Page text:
In most demonstrations of quantum teleportation between remote atomic qubits, the atoms exist in free space. In a new study, scientists have discovered that trapping the atoms in optical cavities can overcome some of the previous obstacles facing matter teleportation, which enables an improvement in efficiency of almost 5 orders of magnitude and teleportation across a record-breaking distance of 21 m. These improvements in quantum teleportation could open the doors to realizing quantum networks with many nodes for teleporting qubits to various destinations.
The researchers, Christian Nölleke, et al., at the Max Planck Institute for Quantum Optics at Garching, Germany, have published their study on the new teleportation scheme in a recent issue of Physical Review Letters.
“The greatest significance of our work is the dramatic increase in efficiency compared to previous realizations of matter-matter teleportation,” Nölleke said. “Besides, it is the first demonstration of matter-matter teleportation between truly independent systems and constitutes the current record in distance of 21 m. The previous record was 1 m.”
In quantum teleportation, quantum information can be transmitted from one node to another in a quantum network without physically traversing the space in between. The technique could be used to transmit information in a secure way over very large distances, and can ultimately lead to worldwide quantum internet.
Teleportation can be realized with either photonic qubits or matter qubits. In 2012, physicists teleported photonic qubits a record distance of 143 km. Teleporting matter qubits over long distances is more difficult than teleporting photonic qubits because it requires quantum memories and a strong interaction between light and matter. In a previous experiment, scientists have performed material teleportation without a strong light-matter interaction, and achieved a distance of 1 m. However, the low photon-collection efficiency in free space prevents scaling of that approach to larger distances.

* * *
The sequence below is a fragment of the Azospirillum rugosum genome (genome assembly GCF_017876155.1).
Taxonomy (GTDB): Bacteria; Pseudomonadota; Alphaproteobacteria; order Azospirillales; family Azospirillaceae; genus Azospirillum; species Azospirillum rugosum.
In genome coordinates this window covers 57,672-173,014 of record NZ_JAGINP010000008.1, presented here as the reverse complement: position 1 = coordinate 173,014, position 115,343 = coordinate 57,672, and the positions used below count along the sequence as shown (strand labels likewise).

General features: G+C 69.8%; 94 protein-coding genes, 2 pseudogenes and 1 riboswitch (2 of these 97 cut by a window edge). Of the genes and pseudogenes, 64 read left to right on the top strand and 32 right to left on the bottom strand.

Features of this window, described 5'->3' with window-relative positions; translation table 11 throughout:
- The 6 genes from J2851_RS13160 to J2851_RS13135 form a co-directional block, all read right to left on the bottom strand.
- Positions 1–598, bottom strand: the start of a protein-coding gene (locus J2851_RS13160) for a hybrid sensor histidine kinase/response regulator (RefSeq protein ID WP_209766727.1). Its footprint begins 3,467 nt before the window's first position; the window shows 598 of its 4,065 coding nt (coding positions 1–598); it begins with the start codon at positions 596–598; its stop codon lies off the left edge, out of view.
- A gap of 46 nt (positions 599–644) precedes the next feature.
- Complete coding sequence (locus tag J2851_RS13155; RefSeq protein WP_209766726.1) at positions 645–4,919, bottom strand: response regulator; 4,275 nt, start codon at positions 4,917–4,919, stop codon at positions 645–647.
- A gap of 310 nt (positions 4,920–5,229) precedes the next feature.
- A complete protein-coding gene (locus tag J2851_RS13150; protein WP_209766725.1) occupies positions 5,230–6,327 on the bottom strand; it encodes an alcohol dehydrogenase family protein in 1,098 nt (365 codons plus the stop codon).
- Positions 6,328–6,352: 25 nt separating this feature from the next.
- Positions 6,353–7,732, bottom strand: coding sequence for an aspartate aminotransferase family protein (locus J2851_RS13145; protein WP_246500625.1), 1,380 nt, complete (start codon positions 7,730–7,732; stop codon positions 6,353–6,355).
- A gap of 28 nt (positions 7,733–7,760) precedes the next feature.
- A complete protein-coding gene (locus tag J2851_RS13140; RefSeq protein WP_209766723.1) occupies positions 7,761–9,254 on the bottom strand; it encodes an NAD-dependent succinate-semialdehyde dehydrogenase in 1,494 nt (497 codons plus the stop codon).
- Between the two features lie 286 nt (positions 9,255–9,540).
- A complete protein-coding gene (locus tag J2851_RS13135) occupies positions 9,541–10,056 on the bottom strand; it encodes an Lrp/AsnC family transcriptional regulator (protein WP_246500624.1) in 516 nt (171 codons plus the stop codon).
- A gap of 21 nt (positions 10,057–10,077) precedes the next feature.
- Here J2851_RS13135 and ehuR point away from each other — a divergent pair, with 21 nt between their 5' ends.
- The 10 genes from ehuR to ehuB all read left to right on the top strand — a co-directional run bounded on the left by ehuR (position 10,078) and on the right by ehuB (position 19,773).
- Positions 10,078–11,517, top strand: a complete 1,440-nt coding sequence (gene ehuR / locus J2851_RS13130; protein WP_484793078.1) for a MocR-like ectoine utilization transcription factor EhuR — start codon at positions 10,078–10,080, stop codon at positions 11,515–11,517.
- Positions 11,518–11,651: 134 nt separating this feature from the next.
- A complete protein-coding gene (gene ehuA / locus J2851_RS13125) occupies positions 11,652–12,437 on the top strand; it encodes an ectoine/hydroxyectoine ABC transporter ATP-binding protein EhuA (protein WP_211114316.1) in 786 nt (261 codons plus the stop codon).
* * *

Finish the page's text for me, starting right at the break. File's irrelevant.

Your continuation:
In the new study, the physicists have eliminated this obstacle by trapping two remote single atoms in their own optical cavity. The optical cavity increases the photon collection efficiency and the interaction strength between atom and photon. Both effects lead to an increase in the number of “usable” photons. In the absence of a cavity, atom-photon entanglement can also be generated with high efficiency; however, the emission direction of the photons is random, so most of the photons will be lost.
During the teleportation process, the spin state of the atomic qubit at one node is mapped onto the polarization of a photonic qubit. At the second node, entanglement is simultaneously generated between a second atom and a second photon. Then the researchers performed a Bell-state measurement between the two photons, which destroys the two photons and projects the second atom onto the state of the first atom. This projection teleports the qubit between the atoms.
One of the important achievements of this scheme is that is has a success probability of 0.1%. Although this may not seem like a very high efficiency, it’s nearly 100,000 times higher than that achieved in previous experiments. The main reason for the improvement is that, in contrast to previous demonstrations, the efficiency is not predominantly limited by single-photon collection efficiency. Instead, the limiting factor is the requirement to transmit and detect two photons simultaneously, which is inherent in the Bell-state measurement.
The performance of the special type of Bell-state measurement (purely photonic) is already close to the edge of what is possible with current technology (mainly limited by fiber losses and efficiencies of the detectors). To increase the efficiency of this stage, the scientists would have to use a different type of Bell-state measurement based on deterministic quantum gates. Fortunately, the current cavity system has the potential to straightforwardly implement such a Bell-state measurement.
“Future plans include to increase the light-matter interaction by using cavities that provide us with a higher atom-photon coupling strength,” Nölleke said. “This would increase the efficiency of our protocol even further. Another prospect is to implement a different type of Bell-state measurement to increase the efficiency.”
Since the atoms trapped in optical cavities act as non-identical quantum memories, the scheme could have applications for building quantum networks where identical network nodes are hard to realize. For larger network consisting of more than two nodes, the time is takes to teleport a quantum state must be shorter than the coherence time. In the current experiment, this time is 0.1 s and therefore smaller than coherence times in atoms (~1 s).
“Applications are the realization of quantum networks and the secure transmission of information using quantum key distribution at a global scale,” Nölleke said. “Both applications require the transfer of quantum states over long distances. As we explain in the first paragraph of our paper, there is no classical technique to achieve this. There is, however, a clear strategy based on so-called ‘quantum repeaters’ (the quantum version of a classical repeater) and the utilization of teleportation to transfer quantum states over very long distances.”